Salman Rushdie knows a great deal about the New York Yankees. “They’ve had trouble all year with their starting pitching,” he fretted last month as we watched the workmanlike Mike Mussina face the White Sox in the Bronx. “They’re scoring five, six runs a game and losing. That’s not right. Meanwhile, there’s Clemens and Pettitte in Houston, and Hernandez and Contreras in Chicago, and even Wells in Boston—it’s like an entire Yankees rotation out there having a great season.”
Some writers talk like they write; Rushdie is not among them. At its best, his prose style has the clutter and color of Bombay, whereas his conversation has more the wit of King’s College and London. But occasionally, as in this catalogue of discarded Yankee pitchers, one hears an echo of that enthusiastic naming of things, the recitation of the contents of the world, which gave his early work the glitter of wonder and which in his later work sometimes has had the strain of habit. And there is a further resonance to this list of men who were thought by Yankee management to have lost their stuff, because Salman Rushdie, after a series of novels—Midnight’s Children, Shame, The Satanic Verses, The Moor’s Last Sigh—that by any definition constitute a significant, even Nobel-izable achievement, has published two novels in a row—The Ground Beneath Her Feet and Fury—that have been met with almost universal scorn. Now he has produced Shalimar the Clown, which in the simplicity of its prose and the explicitness of its story line is a marked departure for him. And he waits.
The trip to Yankee Stadium was his publicist’s idea. “Dear Keith,” she had written:
I had a few ideas about “hanging out”
1--a walk through central park and coffee?
2--museum trip to the Met or MoMA?
3--a baseball game?
It was an easy call, though there was a catch. Rushdie’s 8-year-old son, Milan, would come, and at Yankee Stadium we were to discuss the new novel rather than the event that made Rushdie so well-known to begin with, the Ayatollah Khomeini’s 1989 death sentence on him for writing The Satanic Verses. This would be hard to do. For one thing, I wouldn’t have time to finish Shalimar by game time; for another, the ayatollah’s fatwa was one of the most important events of the past twenty years. It was not just that Rushdie and his then-wife, the American novelist Marianne Wiggins, had been forced into hiding and that people had actually been attacked—that the Italian translator of The Satanic Verses had been stabbed and wounded; that his Norwegian publisher had been shot and wounded; and that his Japanese translator, Hitoshi Igarashi, had had his throat slit outside his office at Tsukuba University and then was left to die in the hallway—though these things were bad enough. But the really ominous thing was the fact that people in London itself had marched through the streets with signs that said RUSHDIE BURN; it was the fact that certain writers made apologies for this. The fatwa was announced on February 14, 1989. Valentine’s Day. More significant, it was the day before the last Soviet soldier left Afghanistan. The Soviets held a ceremony at the border; CIA officers held a champagne party in Langley, Virginia; and the CIA chief of station in Islamabad cabled home, simply, WE WON. But as Wiggins wrote at the time, “One night, watching . . . television, I saw the president of a bankrupt desert nation [announce his] intent to send a black arrow of revenge from that distant desert into my husband’s heart.” It sounds familiar now. The Cold War was over, but with the fatwa, something new and terrible had begun.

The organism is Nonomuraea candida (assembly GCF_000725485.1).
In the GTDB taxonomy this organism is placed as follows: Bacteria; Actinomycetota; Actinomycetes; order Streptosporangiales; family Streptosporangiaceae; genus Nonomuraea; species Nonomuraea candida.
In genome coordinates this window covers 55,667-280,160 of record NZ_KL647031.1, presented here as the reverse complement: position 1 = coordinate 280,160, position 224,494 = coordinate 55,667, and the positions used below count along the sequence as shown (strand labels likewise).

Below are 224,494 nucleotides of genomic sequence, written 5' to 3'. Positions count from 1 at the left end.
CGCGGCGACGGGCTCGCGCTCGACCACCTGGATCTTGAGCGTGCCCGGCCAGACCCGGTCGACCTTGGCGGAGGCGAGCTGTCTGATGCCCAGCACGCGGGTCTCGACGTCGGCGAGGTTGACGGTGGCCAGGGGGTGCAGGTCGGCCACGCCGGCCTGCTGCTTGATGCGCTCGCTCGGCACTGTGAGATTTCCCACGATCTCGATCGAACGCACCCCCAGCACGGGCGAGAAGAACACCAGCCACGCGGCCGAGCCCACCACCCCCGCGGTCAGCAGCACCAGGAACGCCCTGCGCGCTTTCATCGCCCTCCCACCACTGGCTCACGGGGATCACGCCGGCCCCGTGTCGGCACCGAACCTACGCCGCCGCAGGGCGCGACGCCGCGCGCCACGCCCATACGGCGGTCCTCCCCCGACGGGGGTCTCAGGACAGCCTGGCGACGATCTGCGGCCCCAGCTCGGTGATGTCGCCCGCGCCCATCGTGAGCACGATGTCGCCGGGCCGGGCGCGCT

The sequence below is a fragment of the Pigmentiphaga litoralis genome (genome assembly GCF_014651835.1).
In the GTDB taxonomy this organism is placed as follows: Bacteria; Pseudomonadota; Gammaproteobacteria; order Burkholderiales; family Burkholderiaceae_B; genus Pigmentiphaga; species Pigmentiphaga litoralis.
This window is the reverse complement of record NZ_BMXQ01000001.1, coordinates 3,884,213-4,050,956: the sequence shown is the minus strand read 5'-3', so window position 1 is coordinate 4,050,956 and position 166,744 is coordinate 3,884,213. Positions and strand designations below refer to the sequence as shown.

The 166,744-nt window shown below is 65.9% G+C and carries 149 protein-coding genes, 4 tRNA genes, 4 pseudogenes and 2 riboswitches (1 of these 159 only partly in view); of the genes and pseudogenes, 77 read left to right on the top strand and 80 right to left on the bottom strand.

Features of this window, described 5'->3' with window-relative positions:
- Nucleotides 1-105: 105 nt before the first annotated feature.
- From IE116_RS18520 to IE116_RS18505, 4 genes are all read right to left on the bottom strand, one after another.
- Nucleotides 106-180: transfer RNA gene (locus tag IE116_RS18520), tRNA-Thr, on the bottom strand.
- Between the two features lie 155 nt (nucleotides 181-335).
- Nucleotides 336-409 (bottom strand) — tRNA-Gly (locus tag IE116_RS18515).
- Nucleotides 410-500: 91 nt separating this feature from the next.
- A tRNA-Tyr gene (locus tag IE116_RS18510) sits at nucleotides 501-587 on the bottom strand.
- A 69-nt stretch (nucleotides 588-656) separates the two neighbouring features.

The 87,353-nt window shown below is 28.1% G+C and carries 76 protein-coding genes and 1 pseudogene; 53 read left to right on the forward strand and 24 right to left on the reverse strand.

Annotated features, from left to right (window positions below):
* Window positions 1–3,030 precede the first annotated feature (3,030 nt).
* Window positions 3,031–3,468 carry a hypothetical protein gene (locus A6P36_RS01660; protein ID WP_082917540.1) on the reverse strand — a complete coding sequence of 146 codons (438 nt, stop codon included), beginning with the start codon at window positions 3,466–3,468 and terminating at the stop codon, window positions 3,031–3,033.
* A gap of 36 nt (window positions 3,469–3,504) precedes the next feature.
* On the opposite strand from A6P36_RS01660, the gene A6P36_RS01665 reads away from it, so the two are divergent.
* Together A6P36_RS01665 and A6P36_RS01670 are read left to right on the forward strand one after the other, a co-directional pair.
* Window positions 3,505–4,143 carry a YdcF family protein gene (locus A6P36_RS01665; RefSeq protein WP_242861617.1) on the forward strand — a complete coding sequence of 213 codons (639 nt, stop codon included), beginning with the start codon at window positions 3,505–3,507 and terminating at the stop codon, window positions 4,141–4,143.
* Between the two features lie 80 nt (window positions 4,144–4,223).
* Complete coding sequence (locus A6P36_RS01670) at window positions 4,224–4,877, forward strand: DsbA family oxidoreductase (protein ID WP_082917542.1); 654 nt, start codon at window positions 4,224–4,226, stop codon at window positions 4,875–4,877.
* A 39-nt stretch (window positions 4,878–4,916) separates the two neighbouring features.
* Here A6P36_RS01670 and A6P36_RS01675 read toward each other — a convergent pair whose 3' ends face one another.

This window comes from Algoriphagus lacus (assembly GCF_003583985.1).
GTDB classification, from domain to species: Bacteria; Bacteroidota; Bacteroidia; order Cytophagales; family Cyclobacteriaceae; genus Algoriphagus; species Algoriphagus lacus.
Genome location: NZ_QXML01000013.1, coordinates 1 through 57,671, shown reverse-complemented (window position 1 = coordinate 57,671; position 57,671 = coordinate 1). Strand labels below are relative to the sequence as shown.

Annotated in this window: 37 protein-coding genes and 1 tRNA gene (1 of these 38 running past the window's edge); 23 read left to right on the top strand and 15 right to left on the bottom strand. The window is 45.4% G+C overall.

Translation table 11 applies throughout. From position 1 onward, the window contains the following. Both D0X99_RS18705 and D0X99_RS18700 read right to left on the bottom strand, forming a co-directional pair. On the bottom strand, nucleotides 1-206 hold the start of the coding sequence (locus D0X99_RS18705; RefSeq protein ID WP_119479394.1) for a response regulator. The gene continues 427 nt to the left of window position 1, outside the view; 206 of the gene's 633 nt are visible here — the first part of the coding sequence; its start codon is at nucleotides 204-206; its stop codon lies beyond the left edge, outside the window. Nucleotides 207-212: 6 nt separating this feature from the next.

In the years that followed, as Scotland Yard’s Special Branch kept Rushdie in hiding, mostly in London, he occasionally made surprise appearances at literary parties, at rock concerts, at conferences in Paris and New York. For other writers, he became a sort of totem, to make of what they would. Martin Amis had seen the headlines announcing the fatwa and thought of fame; Cynthia Ozick saw him at the Louvre and thought of Henry James. “When I sat down to write this morning,” wrote Paul Auster, “the first thing I did was think of Salman Rushdie.” Wiggins left, but he eventually married Elizabeth West, a book editor, and one of the few people with whom he had had regular contact during those years. In 1997, they had a son, Milan.
A year later, the newly elected Iranian government distanced itself from the death sentence. Rushdie could do as he wished! And he did. He soon met a beautiful Indian model and actress, Padma Lakshmi, at the launch party of Talk magazine, left his wife and child, and moved to New York. Some people had always had trouble accepting Rushdie as a free-speech martyr—he was vain, he was a bit of a joker, he was Indian—and now the ridicule poured forth. The British press had been especially brutal, but neither was New York a haven of anonymity. To wake up in the morning and “think of Salman Rushdie” now meant, more likely, to think of him on “Page Six.”